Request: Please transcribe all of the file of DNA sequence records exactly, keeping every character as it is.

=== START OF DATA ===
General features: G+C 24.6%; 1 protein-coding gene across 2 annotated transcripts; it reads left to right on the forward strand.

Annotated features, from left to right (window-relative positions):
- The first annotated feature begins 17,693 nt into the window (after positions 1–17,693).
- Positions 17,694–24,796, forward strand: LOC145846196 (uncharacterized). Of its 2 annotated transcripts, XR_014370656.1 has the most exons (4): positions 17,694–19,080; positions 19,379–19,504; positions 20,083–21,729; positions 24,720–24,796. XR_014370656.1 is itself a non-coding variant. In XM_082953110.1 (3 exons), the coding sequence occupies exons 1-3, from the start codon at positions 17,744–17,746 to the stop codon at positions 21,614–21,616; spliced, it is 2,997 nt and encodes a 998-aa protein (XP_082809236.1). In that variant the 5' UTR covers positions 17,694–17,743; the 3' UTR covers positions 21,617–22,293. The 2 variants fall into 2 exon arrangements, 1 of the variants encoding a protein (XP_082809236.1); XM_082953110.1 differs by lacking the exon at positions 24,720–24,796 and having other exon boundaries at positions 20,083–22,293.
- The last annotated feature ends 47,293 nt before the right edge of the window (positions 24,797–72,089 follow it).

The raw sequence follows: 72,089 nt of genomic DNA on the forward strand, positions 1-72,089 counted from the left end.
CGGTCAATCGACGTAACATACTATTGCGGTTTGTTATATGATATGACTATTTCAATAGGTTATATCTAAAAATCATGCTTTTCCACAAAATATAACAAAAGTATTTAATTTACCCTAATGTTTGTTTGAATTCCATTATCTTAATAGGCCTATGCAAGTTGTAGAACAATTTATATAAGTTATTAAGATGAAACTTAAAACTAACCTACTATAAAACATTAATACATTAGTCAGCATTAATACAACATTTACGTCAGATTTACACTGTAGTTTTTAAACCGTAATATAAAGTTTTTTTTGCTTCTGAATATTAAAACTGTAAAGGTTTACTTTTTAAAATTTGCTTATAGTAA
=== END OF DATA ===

General features: G+C 24.6%; 1 protein-coding gene across 2 annotated transcripts; it reads left to right on the forward strand.

Annotated features, from left to right (window-relative positions):
- The first annotated feature begins 17,693 nt into the window (after positions 1–17,693).
- Positions 17,694–24,796, forward strand: LOC145846196 (uncharacterized). Of its 2 annotated transcripts, XR_014370656.1 has the most exons (4): positions 17,694–19,080; positions 19,379–19,504; positions 20,083–21,729; positions 24,720–24,796. XR_014370656.1 is itself a non-coding variant. In XM_082953110.1 (3 exons), the coding sequence occupies exons 1-3, from the start codon at positions 17,744–17,746 to the stop codon at positions 21,614–21,616; spliced, it is 2,997 nt and encodes a 998-aa protein (XP_082809236.1). In that variant the 5' UTR covers positions 17,694–17,743; the 3' UTR covers positions 21,617–22,293. The 2 variants fall into 2 exon arrangements, 1 of the variants encoding a protein (XP_082809236.1); XM_082953110.1 differs by lacking the exon at positions 24,720–24,796 and having other exon boundaries at positions 20,083–22,293.
- The last annotated feature ends 47,293 nt before the right edge of the window (positions 24,797–72,089 follow it).

The raw sequence follows: 72,089 nt of genomic DNA on the forward strand, positions 1-72,089 counted from the left end.
CGGTCAATCGACGTAACATACTATTGCGGTTTGTTATATGATATGACTATTTCAATAGGTTATATCTAAAAATCATGCTTTTCCACAAAATATAACAAAAGTATTTAATTTACCCTAATGTTTGTTTGAATTCCATTATCTTAATAGGCCTATGCAAGTTGTAGAACAATTTATATAAGTTATTAAGATGAAACTTAAAACTAACCTACTATAAAACATTAATACATTAGTCAGCATTAATACAACATTTACGTCAGATTTACACTGTAGTTTTTAAACCGTAATATAAAGTTTTTTTTGCTTCTGAATATTAAAACTGTAAAGGTTTACTTTTTAAAATTTGCTTATAGTAA